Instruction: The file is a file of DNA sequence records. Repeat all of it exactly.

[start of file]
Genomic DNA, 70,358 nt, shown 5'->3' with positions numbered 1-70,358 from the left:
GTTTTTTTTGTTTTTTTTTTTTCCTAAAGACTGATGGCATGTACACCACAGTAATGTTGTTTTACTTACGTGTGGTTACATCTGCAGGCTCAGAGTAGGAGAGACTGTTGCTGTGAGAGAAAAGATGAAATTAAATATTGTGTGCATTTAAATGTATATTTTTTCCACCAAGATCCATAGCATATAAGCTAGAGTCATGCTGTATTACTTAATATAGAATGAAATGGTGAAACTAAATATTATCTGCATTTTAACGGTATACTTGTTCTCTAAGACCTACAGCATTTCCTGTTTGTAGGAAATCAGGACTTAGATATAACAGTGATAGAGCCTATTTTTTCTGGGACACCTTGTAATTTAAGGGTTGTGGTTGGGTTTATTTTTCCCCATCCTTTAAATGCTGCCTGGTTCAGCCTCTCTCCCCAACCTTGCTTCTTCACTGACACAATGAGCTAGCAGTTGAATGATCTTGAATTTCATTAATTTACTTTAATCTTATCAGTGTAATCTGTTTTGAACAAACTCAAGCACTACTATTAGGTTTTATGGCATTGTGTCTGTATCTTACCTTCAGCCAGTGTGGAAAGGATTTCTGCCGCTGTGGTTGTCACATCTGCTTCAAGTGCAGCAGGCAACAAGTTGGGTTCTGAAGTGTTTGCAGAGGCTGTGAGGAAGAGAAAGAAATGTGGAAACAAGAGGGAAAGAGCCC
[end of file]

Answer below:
Genomic DNA, 70,358 nt, shown 5'->3' with positions numbered 1-70,358 from the left:
GTTTTTTTTGTTTTTTTTTTTTCCTAAAGACTGATGGCATGTACACCACAGTAATGTTGTTTTACTTACGTGTGGTTACATCTGCAGGCTCAGAGTAGGAGAGACTGTTGCTGTGAGAGAAAAGATGAAATTAAATATTGTGTGCATTTAAATGTATATTTTTTCCACCAAGATCCATAGCATATAAGCTAGAGTCATGCTGTATTACTTAATATAGAATGAAATGGTGAAACTAAATATTATCTGCATTTTAACGGTATACTTGTTCTCTAAGACCTACAGCATTTCCTGTTTGTAGGAAATCAGGACTTAGATATAACAGTGATAGAGCCTATTTTTTCTGGGACACCTTGTAATTTAAGGGTTGTGGTTGGGTTTATTTTTCCCCATCCTTTAAATGCTGCCTGGTTCAGCCTCTCTCCCCAACCTTGCTTCTTCACTGACACAATGAGCTAGCAGTTGAATGATCTTGAATTTCATTAATTTACTTTAATCTTATCAGTGTAATCTGTTTTGAACAAACTCAAGCACTACTATTAGGTTTTATGGCATTGTGTCTGTATCTTACCTTCAGCCAGTGTGGAAAGGATTTCTGCCGCTGTGGTTGTCACATCTGCTTCAAGTGCAGCAGGCAACAAGTTGGGTTCTGAAGTGTTTGCAGAGGCTGTGAGGAAGAGAAAGAAATGTGGAAACAAGAGGGAAAGAGCCC